Volume 79, Number 39 | March 3 - 9, 2010
West and East Village, Chelsea, Soho, Noho, Little Italy, Chinatown and Lower East Side, Since 1933

Marci’s Medicare Answers March 2010

Dear Marci,
Does Medicare cover colonoscopies?
— Dennis

Dear Dennis,
Yes. Medicare covers a colonoscopy once every two years (24 months) if you are at high risk for colorectal cancer (e.g., have a family history of the disease or have had colorectal polyps or colorectal cancer, or have had inflammatory bowel disease), or once every 10 years if you are not at high risk (but not within 48 months of a screening flexible sigmoidoscopy). There is no minimum age requirement for this screening.

If you are 50 or older, Medicare also covers the following screenings:

• Fecal occult blood test - once a year (every 12 months)
• Flexible sigmoidoscopy - once every four years (48 months)
• Barium enema - covered only if performed on its own and not in addition to the other tests

Medicare will cover these services with no Part B deductible required. Medicare will cover 100 percent of the cost of the fecal occult blood test. (If you are in a Medicare private health plan—HMO or PPO—you may have a copay for this service. Call your plan to find out what you will have to pay.) For the other tests, Medicare will pay 80 percent of the cost. Medicare will cover 75 percent of the cost of a colonoscopy or flexible sigmoidoscopy if the procedure is done in an ambulatory surgical center or hospital outpatient department.
— Marci

Dear Marci,
When will Medicare pay for care I receive in a skilled nursing facility?
— Yu

Dear Yu,
Medicare may help pay for skilled nursing facility (SNF) care if:

• You need skilled nursing care seven days a week or skilled therapy services at least five days a week;
• You were formally admitted as an inpatient to a hospital* for at least three consecutive days in the 30 days prior to admission in a Medicare-certified skilled nursing facility; and
• You are eligible for Medicare at the time you are discharged from the hospital.

*Note: If you are admitted to the emergency room under observation or receive only emergency room services, this time spent in the hospital does not count toward meeting the three-day prior hospital requirement for SNF coverage.

If you meet these criteria, Medicare will pay the full cost of the first 20 days and part of the cost of another 80 days of care in a Medicare-certified skilled nursing facility each benefit period. A benefit period begins the day you enter the SNF and ends when you no longer receive SNF care for 60 days in a row.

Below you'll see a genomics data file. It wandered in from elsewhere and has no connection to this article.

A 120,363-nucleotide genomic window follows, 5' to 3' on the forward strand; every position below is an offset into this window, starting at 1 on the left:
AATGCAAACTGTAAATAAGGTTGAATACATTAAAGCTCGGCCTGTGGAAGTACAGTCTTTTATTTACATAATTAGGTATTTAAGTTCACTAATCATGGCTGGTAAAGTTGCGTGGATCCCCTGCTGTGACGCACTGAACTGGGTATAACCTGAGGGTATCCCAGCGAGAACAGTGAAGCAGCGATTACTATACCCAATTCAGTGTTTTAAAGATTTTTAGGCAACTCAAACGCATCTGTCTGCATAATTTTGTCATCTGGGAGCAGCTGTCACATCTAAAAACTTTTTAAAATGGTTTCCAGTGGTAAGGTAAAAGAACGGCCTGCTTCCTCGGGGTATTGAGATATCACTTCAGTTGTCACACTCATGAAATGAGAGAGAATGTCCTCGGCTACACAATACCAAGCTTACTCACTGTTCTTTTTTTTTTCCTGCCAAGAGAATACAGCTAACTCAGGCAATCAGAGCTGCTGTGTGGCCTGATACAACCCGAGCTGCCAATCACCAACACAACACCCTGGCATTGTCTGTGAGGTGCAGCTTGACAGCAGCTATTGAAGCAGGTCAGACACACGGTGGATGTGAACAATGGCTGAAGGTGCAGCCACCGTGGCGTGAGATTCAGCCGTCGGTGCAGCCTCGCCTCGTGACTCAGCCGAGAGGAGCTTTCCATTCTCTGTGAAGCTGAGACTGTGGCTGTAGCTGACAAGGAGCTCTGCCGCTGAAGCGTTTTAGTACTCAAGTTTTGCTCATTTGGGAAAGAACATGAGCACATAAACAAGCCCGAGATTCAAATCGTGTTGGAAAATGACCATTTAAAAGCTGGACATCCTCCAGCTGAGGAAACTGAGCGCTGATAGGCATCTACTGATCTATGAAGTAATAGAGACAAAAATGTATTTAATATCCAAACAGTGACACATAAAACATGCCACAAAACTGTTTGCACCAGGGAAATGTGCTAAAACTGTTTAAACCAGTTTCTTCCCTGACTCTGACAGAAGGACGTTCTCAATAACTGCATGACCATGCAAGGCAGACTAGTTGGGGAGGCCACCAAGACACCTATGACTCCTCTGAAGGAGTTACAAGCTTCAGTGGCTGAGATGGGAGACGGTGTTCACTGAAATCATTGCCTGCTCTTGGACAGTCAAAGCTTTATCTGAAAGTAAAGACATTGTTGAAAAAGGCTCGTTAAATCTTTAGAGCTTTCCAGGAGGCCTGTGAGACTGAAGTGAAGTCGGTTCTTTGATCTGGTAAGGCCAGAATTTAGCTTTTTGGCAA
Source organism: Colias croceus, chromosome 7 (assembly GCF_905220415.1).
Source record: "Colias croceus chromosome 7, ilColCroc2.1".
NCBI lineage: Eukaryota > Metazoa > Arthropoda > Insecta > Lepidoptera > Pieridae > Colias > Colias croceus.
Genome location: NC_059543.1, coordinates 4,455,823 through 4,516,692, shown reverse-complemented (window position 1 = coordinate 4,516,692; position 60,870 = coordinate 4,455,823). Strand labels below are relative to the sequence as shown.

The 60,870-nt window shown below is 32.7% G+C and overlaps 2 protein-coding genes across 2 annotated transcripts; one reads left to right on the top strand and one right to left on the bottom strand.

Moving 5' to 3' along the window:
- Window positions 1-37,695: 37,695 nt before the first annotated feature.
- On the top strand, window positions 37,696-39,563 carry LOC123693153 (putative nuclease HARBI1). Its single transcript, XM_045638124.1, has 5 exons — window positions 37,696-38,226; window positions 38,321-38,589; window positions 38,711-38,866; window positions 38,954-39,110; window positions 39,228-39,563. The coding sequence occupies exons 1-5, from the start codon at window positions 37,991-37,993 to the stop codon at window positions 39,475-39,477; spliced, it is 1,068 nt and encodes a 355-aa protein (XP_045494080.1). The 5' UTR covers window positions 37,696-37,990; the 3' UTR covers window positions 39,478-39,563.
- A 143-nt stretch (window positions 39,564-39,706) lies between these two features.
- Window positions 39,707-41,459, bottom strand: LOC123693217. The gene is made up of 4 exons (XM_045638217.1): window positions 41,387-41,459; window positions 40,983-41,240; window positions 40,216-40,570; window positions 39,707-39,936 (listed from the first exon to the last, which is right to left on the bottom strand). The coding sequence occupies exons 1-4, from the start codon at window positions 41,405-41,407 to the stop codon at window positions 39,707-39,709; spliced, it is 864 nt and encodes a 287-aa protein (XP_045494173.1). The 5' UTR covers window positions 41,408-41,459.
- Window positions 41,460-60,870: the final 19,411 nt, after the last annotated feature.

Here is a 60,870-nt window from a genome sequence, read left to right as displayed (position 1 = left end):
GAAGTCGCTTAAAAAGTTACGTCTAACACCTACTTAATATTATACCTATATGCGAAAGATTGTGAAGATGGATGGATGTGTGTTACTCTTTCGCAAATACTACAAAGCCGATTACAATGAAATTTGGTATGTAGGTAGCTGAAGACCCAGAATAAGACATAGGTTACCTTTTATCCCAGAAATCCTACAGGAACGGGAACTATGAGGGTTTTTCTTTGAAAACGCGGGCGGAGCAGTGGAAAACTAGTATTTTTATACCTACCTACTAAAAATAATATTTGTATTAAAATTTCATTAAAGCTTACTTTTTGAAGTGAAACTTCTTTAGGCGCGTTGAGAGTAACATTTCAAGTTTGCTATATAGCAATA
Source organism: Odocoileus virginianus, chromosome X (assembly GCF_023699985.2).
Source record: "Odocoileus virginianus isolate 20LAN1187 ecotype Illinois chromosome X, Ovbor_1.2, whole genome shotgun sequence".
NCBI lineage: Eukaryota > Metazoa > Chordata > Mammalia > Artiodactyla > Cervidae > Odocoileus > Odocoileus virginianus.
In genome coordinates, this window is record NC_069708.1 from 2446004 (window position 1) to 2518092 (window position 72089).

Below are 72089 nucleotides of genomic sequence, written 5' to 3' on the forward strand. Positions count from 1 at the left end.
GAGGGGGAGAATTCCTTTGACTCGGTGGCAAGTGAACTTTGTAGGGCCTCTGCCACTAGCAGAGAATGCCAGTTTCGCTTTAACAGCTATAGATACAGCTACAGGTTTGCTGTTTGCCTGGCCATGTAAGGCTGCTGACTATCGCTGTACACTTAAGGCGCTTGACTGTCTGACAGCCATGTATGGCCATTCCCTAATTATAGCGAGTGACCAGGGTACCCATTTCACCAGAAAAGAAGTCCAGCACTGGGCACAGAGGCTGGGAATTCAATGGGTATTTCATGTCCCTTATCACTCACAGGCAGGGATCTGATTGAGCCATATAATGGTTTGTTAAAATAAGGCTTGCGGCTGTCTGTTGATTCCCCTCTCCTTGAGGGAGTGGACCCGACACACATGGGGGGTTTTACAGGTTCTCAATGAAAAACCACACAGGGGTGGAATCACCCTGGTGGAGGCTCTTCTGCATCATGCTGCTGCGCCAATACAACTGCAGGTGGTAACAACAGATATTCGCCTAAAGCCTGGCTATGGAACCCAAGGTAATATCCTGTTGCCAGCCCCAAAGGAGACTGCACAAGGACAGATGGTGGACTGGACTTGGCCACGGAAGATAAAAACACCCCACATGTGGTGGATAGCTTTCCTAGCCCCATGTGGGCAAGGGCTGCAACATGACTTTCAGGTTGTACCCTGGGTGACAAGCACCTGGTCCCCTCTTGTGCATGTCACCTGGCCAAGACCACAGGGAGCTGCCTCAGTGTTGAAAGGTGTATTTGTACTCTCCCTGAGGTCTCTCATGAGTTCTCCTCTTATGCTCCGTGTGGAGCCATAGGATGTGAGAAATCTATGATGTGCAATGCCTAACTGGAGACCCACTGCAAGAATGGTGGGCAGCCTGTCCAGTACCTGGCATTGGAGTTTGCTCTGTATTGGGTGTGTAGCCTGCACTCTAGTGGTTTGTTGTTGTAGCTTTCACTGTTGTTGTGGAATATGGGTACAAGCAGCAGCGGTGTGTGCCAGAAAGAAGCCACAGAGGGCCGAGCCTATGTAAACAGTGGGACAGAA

— Marci

Dear Marci,
I’ve heard I can change my Medicare health coverage during the first few months of the year? Is that true?
— Olive

Dear Olive,
Yes. You can switch your health coverage once during the Open Enrollment Period, which runs from January 1 through March 31 every year. Your new coverage starts the first of the month after you make your selection. You cannot decide to add or drop Medicare drug coverage (Part D) during this time. For example, if you have a Medicare private health plan without drug coverage, you can only switch to a private plan without drug coverage or to Original Medicare alone (no stand-alone drug plan).

If you already have a Medicare private health plan and want to switch into a new one, you should enroll in the new plan without disenrolling from your old plan. It is best to enroll in a new Medicare private health plan by calling 800-MEDICARE rather than by calling the new plan. You will be automatically disenrolled from your previous Medicare plan when your new coverage starts.

Under certain circumstances, you may be eligible for a Special Enrollment Period (SEP) to change your drug coverage and/or health plan. For example, you qualify for an SEP if your Medicare private plan committed marketing fraud or abuse, or if you enroll in Extra Help, the federal program that helps people with Medicare pay for their prescription drugs. With Extra Help, you will also be able to change your Medicare drug plan once per month.

If you get an SEP, your new coverage will start the first of the month after you sign up for or disenroll from a Medicare private health plan.
— Marci

Marci’s Medicare Answers is a service of the Medicare Rights Center (www.medicarerights.org), the nation’s largest independent source of information and assistance for people with Medicare. To learn more about the services that Medicare will cover and how to change plans, log on to Medicare Interactive Counselor at the Medicare Rights Center’s website at www.medicareinteractive.org.

 

 

MARCH 2010


 

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